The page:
Footnotes:

1.) Act of 2 April 1792, ch. 16, § 9, 1 Stat. 246, 248 (emphasis supplied).

2.) § 20, 1 Stat. at 250-51.

3.) 7 Encyclopedia Britannica, “Dollar” (1963), at 558. Perhaps from “authorities” such as this the historian Hofstadter fell into his own confusion on the subject.

4.) See e.g., A. Hepburn, History of Coinage and Currency in the United States and the Perennial Contest for Sound Money (1903), at 22; W Harvey, Coin’s Financial School (reprint of the 1984 ed.), at 101-104.

5.) Bronson v. Rodes, 74 U.S. (7 Wall.) 229, 247-48 (1869).

6.) Eder, “Legal Theories of Money”, 20 Cornell L.Q. 52 (1934), at 70. In his footnote71 Eder cited Section 20 of the Coinage Act of 1792, and in his footnotes 72, referring to then contemporary events, pointed out that Roosevelt’s new “gold dollar” of 15-¹⁵⁄₂₁ grains was not struck as a coin.

7.) C Menger, Principles of Economics (J. Dingwall and B Hoselitz transl., 1981), at 261-62. Of course, subsequent events have also proven Menger correct on the devolution of money: that governments have so badly and so often abused their powers as to confuse people into believing that money is not a real commodity, but instead something quite imaginary. Id. at 283.

Third, Congress reiterated the understanding that the legal “Value” of “Money” is no abstraction subject to arbitrary definition, but consists of a coin’s actual weight in precious metal. Silver and gold coins were to be “a lawful tender in all payments whatsoever, those of full weight according to the respective values * * * declared [in the Act], and those of less than full weight at values proportional to their respective weights”.[1] Even the Supreme Court has been able—at one time—to comprehend the significance of this.[2]

Footnotes:

1.) Act of 2 April 1792, ch. 16, § 16, 1 Stat. 246, 250 (emphasis supplied).

2.) Bronson v. Rodes, 74 U.S. (7 Wall.) 229, 248-49 (1869).

Fourth, the provisions defining the “DOLLAR[ ]” and declaring the “money of account”—that “DOLLARS or UNITS” are each to be of the value of the Spanish milled dollar as the same is now current, and to contain [371-¼ grains of pure] silver;[1] and that “the money of account of the United States shall be expressed in dollars or units”[2]—carry with them a heavy historic tradition. As is generally true, historically a “money of account” was no invention of government, but developed from the commercial practice of maintaining accounts in units of money. For centuries, a “money of account”—often called “imaginary money”, because such a monetary unit was not embodied in an actual coin—served as the standard of deferred payments, or as an accounting device. Actual payments, however, were made in the various gold or silver coins in circulation at the time.[3] A money of account served no purpose in a monometallic system; but in a bimetallic system the device was used to adjust the legal ratio between silver and gold coins to the free market exchange ratio between the metals, by “crying the currency up or down”—that is by increasing or decreasing the values of real coins in terms of the money of account. This maintained parity between the legal exchange rate between silver and gold, and the metals’ relative prices in the free market.[4] one of the advantages of the use of a money of account was that the government could dispense with a mint, by giving “currency” to foreign coins—that is, adopting those coins as part of its official money supply simply by valuing them in terms of the domestic money of account.[5] The main drawback, however, was that change in the legal exchange rate between gold and silver were not always (or even usually) contemporaneous with changes in the free market exchange rate. A practical solution to this problem would have been to make the legal exchange rate compulsory only in the absence of the parties’ contractual agreement to the contrary. This would have obviated the inherent instability of the bimetallic system.[6] Unfortunately, after the 1790s, legislators apparently forgot about “imaginary money” and the benefits it offered.[7]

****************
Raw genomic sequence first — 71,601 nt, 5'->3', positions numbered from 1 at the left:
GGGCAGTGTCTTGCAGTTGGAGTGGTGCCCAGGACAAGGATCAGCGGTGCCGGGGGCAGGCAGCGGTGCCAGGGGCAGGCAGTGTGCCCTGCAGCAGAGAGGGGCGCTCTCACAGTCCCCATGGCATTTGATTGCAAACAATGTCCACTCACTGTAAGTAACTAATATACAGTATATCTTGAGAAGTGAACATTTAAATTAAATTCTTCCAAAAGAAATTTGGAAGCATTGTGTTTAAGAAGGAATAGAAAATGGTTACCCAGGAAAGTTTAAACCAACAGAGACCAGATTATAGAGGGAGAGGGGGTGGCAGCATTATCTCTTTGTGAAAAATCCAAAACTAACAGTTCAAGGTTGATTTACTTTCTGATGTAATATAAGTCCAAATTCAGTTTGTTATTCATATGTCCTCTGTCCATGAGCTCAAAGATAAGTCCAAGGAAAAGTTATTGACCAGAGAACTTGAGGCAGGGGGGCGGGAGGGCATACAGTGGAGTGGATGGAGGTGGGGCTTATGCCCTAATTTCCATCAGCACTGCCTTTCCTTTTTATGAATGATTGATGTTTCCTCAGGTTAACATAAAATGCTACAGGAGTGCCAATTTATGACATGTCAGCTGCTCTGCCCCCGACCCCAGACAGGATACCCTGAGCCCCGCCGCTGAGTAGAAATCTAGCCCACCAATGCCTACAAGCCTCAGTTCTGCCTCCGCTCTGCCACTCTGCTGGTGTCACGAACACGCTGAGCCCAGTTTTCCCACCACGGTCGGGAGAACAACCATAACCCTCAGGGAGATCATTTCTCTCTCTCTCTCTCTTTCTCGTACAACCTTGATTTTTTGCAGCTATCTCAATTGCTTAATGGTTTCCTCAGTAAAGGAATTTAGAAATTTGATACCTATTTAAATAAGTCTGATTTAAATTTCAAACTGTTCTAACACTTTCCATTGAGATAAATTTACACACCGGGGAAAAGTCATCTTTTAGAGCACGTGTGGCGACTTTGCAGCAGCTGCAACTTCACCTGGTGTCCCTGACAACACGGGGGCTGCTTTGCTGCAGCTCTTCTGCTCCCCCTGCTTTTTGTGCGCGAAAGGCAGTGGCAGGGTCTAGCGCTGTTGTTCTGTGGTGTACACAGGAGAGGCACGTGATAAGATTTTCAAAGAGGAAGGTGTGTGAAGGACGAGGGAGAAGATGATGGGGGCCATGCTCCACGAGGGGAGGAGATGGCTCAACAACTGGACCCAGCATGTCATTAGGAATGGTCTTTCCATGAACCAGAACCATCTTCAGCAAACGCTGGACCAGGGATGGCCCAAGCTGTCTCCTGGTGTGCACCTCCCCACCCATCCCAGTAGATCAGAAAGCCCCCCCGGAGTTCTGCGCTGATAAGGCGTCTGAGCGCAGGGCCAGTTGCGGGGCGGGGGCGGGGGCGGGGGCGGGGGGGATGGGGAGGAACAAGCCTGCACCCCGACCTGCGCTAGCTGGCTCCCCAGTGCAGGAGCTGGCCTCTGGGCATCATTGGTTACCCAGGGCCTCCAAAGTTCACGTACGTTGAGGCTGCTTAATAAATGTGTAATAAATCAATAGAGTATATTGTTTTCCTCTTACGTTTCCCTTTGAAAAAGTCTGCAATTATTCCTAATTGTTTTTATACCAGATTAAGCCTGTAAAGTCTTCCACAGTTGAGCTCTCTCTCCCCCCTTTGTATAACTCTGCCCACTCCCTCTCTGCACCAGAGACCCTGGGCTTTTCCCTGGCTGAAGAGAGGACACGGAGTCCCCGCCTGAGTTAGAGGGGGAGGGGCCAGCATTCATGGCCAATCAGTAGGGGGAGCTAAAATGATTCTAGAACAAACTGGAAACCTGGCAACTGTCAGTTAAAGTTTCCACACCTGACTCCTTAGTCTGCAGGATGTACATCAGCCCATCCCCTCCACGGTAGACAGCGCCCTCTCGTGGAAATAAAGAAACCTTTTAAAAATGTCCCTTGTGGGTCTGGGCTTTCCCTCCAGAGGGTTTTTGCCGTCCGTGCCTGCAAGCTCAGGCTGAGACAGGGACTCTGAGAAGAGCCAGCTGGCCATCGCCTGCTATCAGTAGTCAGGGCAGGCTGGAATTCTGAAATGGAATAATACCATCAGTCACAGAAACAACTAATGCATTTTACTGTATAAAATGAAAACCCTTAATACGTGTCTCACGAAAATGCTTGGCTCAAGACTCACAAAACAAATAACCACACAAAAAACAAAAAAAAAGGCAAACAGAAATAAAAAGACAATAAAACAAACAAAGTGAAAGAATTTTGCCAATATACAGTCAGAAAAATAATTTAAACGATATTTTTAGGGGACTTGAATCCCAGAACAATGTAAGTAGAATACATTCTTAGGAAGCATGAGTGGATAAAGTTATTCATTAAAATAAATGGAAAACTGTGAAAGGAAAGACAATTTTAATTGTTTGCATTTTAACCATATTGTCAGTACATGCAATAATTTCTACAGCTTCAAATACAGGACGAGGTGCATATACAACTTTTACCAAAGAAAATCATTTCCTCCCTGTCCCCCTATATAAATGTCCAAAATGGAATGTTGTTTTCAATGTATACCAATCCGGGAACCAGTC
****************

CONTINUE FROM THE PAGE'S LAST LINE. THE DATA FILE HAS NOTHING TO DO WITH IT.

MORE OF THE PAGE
In the 1792 Act, the “Spanish milled dollar as the same is now current” can be analogized to an “imaginary money”—in the sense that it was the true, historic unit (money of account) of the monetary system, but was not to be (because it could not be) coined as such by the United States. All United States silver coins would, however, be regulate[d in] * * * Value”[8] as against this “money of account” at the rate of 371-¼ grains of coined silver to the “DOLLAR[ ]”. And gold coins would be regulate[d in] Value at the market exchange rate between silver and gold as ascertained from time to time by Congress.